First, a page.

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Personifer Angel : Male


Personifer Angel : Male
Chaetodontoplus meredithi
Place of origin: 
Coral Sea
Eastern Australia from far north Queensland to the Sydney region of New South Wales. Occurs on coastal and inner reefs, usually in sponge and seawhip habitats and adults feed primarily on sponges. Large adults usually on deep reefs, at 30m or more. Juveniles are often in shallow protected harbours and bays. Adults with dark bluish-black covering from caudal peduncle , dorsal and anal fins to dorsal origin above and pectoral  fin and almost reaching ventral fins below, then abruptly changing to a pale colour, and yellow tail. The head is mostly blue and adorned with numerous yellow spots, yellow over nape, followed by a pale band that ranges from pure white to pale blue. Pectoral fin mostly black with yellow margin. Juveniles are mostly black with a yellow tail and ventral fins and a white head-band behind the eye. Length to at least 25cm.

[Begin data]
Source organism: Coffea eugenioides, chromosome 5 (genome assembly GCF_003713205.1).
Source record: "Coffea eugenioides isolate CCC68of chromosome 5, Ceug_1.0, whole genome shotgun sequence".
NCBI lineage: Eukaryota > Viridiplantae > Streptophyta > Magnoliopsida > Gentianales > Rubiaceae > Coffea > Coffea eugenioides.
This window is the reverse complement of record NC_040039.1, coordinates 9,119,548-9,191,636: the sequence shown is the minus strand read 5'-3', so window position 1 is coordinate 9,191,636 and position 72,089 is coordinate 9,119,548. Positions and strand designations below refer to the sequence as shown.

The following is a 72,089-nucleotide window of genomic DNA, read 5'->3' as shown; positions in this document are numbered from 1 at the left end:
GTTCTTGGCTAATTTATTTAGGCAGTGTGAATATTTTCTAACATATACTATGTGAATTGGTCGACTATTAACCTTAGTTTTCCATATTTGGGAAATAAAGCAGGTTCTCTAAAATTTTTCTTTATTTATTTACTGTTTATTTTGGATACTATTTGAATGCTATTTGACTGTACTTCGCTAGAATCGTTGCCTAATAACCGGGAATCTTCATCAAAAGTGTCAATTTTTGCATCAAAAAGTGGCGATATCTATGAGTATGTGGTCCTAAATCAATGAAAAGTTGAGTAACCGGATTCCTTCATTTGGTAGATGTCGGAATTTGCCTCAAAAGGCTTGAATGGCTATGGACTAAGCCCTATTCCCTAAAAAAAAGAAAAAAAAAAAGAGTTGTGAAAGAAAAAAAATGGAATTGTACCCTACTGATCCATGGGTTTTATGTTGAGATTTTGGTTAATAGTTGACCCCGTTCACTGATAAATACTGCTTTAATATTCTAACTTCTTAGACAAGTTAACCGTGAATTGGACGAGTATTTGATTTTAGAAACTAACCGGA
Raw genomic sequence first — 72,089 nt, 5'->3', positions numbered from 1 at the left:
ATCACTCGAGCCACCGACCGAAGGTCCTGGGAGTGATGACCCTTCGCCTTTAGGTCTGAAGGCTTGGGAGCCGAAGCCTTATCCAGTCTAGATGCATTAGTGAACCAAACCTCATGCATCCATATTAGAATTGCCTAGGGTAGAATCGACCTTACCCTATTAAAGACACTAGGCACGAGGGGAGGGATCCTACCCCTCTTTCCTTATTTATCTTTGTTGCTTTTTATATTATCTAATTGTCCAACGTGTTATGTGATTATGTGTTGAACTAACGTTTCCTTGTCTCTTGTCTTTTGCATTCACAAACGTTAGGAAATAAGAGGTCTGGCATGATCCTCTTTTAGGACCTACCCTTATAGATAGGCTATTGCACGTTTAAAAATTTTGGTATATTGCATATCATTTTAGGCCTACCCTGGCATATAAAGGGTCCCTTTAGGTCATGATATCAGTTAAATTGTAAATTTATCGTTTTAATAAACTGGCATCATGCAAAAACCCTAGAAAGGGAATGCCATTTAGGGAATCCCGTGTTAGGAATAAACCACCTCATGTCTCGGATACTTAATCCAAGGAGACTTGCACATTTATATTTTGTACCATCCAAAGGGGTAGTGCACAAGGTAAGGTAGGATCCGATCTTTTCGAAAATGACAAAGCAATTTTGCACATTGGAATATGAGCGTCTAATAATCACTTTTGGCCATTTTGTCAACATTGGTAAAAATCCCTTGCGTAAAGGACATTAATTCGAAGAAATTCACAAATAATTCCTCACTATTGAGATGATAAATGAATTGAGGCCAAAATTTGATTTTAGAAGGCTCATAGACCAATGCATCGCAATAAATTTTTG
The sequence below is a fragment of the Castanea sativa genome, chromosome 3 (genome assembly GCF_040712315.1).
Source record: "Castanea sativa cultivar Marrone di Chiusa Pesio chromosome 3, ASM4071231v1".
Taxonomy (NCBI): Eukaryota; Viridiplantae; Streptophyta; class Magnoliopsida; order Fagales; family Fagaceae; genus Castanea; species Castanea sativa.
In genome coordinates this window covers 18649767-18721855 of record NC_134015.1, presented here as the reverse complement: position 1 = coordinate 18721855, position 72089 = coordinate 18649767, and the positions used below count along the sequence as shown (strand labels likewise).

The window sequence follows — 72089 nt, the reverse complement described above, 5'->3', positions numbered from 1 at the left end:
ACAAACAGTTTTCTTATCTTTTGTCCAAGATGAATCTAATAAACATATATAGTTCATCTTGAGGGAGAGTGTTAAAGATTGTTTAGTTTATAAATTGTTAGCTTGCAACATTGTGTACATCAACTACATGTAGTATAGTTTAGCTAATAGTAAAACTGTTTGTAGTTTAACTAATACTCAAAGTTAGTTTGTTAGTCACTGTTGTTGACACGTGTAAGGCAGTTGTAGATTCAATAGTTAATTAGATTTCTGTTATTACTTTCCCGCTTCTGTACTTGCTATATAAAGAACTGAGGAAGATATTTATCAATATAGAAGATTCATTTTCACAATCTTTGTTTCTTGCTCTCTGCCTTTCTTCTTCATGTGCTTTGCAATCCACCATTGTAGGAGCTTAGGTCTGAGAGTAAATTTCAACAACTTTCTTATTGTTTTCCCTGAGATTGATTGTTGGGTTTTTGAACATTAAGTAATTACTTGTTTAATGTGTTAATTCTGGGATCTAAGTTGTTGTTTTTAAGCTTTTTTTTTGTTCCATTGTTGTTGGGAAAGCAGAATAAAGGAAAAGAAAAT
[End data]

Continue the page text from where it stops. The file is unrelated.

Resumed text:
The members of the family Pomacanthidae are generally know as angelfishes and, like their nearest cousins, the butterflyfishes, are regarded by many divers and aquarists as being amongst the most beautiful and majestic fishes in the sea. The majority of species occur on shallow reefs in coral, algae and sponge zones, most going little deeper than about 30m but  where conditions are pristine and water is very clear, many species go much deeper and few species only live deep (over 100m). Angelfishes feature a large and distinctive backward-protruding spine from the lower corner of the gill-plate (cheek spine) from which the family name  was derived. This cheek-spine is diagnostic for all the species , even at juvenile stage, and readily separates any angelfishes from butterflyfishes that may be similar in shape. Mot angelfishes are robust with compressed, ovate to rhomboid shaped bodies, covered with small or tiny scales, and have a continuous dorsal fin. The mouth is small and jaws are set with many small, usually tricuspid teeth that are used for grazing algae or scraping sponges and other sessile invertebrates. Few species combine their diet with a variety of foods and some are planktivores.

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